9th October 2011
“God made him [Jesus] who had no sin to be sin for us, so that in him we might become the righteousness of God.”
2 Corinthians 5:21 (NIV)
In ancient Israel, as well as in Judaism today, the greatest of the holy days wasYom Kippur, the Day of Atonement. It was the day that gathered up the worship of every other day. The high priest would stand before the people as their divinely appointed representative, bearing the names of all of the twelve tribes engraved on his breastplate and shoulders.
He would perform the rituals of animal sacrifice using the blood of a bull and a goat and, as the representative of every Israelite, confess the sins of the whole nation. Only on this one day each year the high priest, and only the high priest, after performing special rituals for his own cleansing and self-consecration, would enter the most holy and sacred chamber of the Temple, the Holy of Holies, on behalf of all Israel, praying for the people and sprinkling the sacrificial blood for all their sins.
The New Testament writers saw this sacred ceremony as the foreshadowing of the atoning work of Jesus Christ, who came from God as the true High Priest, our perfect representative and substitute, in solidarity with all humanity, bearing the names of all people throughout all times. As the book of Hebrews explains: “Both the one who makes men holy and those who are made holy are of the same family. So Jesus is not ashamed to call them brothers. He says, ‘I will declare your name to my brothers; in the presence of the congregation I will sing your praises’” (Hebrews 2:11-12).
Jesus’ whole life of love, including his prayer and obedience as one of us on our behalf, is his self-consecration for us. He does not offer an animal; he offers himself as the Lamb of God to take away the sins of the world. He does this, not to appease an angry Father; but rather in acknowledgement of the Father’s love for a sinful world, sealing by his own blood God’s covenant love and devotion to humanity.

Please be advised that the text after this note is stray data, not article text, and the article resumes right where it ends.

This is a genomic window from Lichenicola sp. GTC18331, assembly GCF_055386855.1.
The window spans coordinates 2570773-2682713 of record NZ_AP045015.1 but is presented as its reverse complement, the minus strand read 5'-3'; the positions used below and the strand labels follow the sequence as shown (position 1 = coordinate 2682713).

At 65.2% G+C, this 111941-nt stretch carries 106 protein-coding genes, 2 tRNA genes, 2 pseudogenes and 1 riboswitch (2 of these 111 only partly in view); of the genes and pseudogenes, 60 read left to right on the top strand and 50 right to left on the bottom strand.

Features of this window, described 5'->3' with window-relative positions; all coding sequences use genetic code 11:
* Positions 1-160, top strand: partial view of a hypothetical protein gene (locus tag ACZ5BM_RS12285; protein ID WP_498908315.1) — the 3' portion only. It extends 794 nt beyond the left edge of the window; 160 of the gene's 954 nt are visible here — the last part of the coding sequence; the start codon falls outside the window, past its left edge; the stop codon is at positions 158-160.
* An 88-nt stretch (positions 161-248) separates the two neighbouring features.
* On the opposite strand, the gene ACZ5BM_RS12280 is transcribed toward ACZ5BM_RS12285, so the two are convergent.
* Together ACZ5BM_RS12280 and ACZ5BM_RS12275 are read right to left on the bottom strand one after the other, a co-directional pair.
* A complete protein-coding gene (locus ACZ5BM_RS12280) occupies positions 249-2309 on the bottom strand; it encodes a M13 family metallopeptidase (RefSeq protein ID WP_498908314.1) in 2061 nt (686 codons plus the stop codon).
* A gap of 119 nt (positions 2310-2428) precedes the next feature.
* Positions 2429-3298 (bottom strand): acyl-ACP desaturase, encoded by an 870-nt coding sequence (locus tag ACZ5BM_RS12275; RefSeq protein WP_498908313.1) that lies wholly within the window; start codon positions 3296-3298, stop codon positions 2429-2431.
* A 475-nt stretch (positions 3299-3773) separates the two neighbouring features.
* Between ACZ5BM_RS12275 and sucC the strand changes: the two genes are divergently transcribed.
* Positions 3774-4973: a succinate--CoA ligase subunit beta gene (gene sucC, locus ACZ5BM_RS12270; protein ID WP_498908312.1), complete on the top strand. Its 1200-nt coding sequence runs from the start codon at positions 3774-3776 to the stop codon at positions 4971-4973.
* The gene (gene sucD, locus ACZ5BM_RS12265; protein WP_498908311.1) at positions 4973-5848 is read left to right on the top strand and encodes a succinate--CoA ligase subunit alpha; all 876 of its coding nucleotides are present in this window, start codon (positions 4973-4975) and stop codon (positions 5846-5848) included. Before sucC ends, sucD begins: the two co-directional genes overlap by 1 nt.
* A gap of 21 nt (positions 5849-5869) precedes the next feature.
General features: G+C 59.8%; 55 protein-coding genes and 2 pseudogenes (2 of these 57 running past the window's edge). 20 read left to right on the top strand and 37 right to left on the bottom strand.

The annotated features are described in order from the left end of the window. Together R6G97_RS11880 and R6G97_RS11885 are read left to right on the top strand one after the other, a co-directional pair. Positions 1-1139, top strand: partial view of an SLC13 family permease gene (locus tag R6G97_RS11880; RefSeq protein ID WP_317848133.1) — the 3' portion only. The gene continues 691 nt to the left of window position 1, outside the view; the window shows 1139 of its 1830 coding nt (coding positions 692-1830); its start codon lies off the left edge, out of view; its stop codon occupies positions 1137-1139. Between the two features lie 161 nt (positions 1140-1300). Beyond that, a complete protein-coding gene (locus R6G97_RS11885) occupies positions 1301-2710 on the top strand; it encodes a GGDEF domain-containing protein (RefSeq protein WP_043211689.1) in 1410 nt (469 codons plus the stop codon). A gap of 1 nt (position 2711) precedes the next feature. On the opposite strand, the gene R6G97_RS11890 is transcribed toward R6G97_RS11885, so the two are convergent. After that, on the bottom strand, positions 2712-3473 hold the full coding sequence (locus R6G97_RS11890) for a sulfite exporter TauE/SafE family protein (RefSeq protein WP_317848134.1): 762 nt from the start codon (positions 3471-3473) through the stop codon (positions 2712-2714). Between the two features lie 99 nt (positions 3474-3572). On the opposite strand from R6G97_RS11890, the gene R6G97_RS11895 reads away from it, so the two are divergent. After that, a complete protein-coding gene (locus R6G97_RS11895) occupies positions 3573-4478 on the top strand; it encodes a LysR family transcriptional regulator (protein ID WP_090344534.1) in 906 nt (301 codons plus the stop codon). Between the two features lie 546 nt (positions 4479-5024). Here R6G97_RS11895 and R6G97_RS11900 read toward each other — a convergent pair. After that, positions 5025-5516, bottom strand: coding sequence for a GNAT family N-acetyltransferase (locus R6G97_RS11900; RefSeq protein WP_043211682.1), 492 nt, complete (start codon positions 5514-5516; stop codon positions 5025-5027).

Jesus became the broken and sinful humanity that needed healing redemption. As theologian James Torrance once put it: “Christ does not heal us by standing over us, diagnosing our sickness, prescribing medicine for us to take, and then going away to leave us to get better by obeying his instructions—as an ordinary doctor might. No, he becomes the patient! He assumes our very humanity that is in need of redemption and, by being anointed by the Spirit in our humanity, by a life of perfect obedience for us, by dying and rising again, our humanity is healed in him.”
Jesus is the perfect revelation of the Father, who loves us so much that he will never leave us to our own destruction. And Jesus is our perfect substitute and representative in the Father’s presence. That means that in Jesus, God has already forgiven us and accepted us as his beloved children. We have nothing to fear—we can put our faith and hope in Jesus knowing that he has already done everything necessary for our salvation. Isn’t it time that we came home to the loving embrace of our heavenly Father?
Most wonderful Father, your plan of salvation in Christ Jesus does cast out fear. How can we fear you when you and your son are the ones who have done all this for us. Not fear, Lord, but deep, abiding and reverential respect and awe for your love and concern for your creation. In Jesus’ name we pray.
Study by Joseph Tkach